Choosing a Career


So You Want to Be a Forensic Scientist!

Below is a guide to the many possibilities for satisfying life choices of careers combining science and service in the interests of society, justice, and public safety.

If you have additional questions regarding choosing a career, forensic science in general, or membership with AAFS, please contact: chunter@aafs.org.

Download a PDF version of the Career Brochure HERE.


WELCOME TO THE FASCINATING
WORLD OF FORENSIC SCIENCE

What is Forensic Science?

The word forensic comes from the Latin word forensis: public; to the forum or public discussion; argumentative, rhetorical, belonging to debate or discussion.

What Do Forensic Scientists Do?

The forensic sciences form a vital part of the entire justice and ­regulatory system. The forensic scientist’s goal is the ­evenhanded use of all available information to determine the facts and, subsequently, the truth. Because of the work of a forensic scientist is intended to be used in court and because scientific evidence can be very powerful, the forensic scientist must be accurate, methodical, detailed, and above all, unbiased.

What’s a Forensic Scientist?

A forensic scientist is first a scientist. When a scientist’s knowledge is used to help lawyers, juries, and judges understand the results of scientific tests, the scientist becomes a forensic scientist.

Kinds of Forensic Science: Discipline Sections Within the American Academy of Forensic Sciences

The American Academy of Forensic Sciences, the largest forensic science organization in the world, is composed of over 7,000 scientists organized into 11 sections representing the different areas of interest, activity, education, and expertise of individual members. The 11 AAFS disciplines are:

Anthropology General Psychiatry & Behavioral Science
Criminalistics Jurisprudence Questioned Documents
Digital & Multimedia Sciences Odontology Toxicology
Engineering Sciences Pathology/Biology

For more detailed information about each discipline, download a PDF version of the Career Brochure HERE.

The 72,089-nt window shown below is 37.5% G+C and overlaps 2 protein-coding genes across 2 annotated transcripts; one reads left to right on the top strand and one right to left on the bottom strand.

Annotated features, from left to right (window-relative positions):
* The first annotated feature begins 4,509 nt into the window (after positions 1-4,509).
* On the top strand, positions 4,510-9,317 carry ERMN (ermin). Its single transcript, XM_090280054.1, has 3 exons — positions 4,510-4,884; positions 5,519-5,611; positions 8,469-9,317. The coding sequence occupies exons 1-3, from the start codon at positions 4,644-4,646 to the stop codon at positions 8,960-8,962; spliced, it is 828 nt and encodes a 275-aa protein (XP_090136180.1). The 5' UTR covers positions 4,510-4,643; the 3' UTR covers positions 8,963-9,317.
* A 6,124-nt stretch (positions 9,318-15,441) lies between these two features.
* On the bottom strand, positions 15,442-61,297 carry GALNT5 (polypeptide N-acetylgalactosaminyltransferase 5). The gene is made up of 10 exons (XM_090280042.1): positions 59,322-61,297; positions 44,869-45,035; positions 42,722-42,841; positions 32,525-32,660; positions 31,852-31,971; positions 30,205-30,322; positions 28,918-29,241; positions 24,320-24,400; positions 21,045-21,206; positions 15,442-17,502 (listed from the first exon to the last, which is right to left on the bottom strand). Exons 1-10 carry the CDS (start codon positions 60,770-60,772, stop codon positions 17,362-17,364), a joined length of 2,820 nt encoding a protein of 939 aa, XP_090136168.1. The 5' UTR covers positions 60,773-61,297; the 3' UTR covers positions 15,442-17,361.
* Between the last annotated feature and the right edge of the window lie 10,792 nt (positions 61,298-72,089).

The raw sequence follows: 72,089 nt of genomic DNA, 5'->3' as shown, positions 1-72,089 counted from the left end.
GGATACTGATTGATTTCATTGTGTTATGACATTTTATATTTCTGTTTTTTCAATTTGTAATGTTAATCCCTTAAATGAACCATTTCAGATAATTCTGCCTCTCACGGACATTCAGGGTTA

How Do I Become a Forensic Scientist?

You will need a bachelor’s degree (possibly an advanced degree), good note-taking and observation skills, and intellectual curiosity.

How Much Money Will I Make?

Income in the forensic sciences varies greatly depending upon your degree, your actual job, where you work, and how many hours you work. Every branch or forensic science offers opportunity for ­personal growth, career advancement, and increasing financial ­compensation.

Where Will I Work?

Forensic scientists may work for federal, state, and local governments; international organizations; public and private laboratories; medical examiners offices; hospitals; universities; law firms; police departments; or as independent forensic science consultants.

Resources

Web links: See more resources HERE.

For information about the folks who brought you this information, the Forensic Sciences Foundation, Incorporated, click HERE.

Please direct all questions/comments to the AAFS Office at membership@aafs.org.

For a list of colleges and universities who offer both undergraduate and graduate programs in forensic science within the United States as well as internationally, click HERE.

Produced for the American Academy of Forensic Sciences by:

The Forensic Sciences Foundation, Inc.
410 N. 21st Street
Colorado Springs, CO 80904
(719) 636-1100
Fax (719) 636-1993
Betty Layne DesPortes, JD, Chair, Board of Trustees
Anne Warren, BS, Executive Director

Co-Editors:
Gil Brogdon, MD
Carla Noziglia, MS

The Forensic Sciences Foundation, Inc., is a non-profit tax exempt organization under Section 501 (c) (3) of the Internal Revenue Code.

Copyright © 1996-2015 American Academy of Forensic Sciences.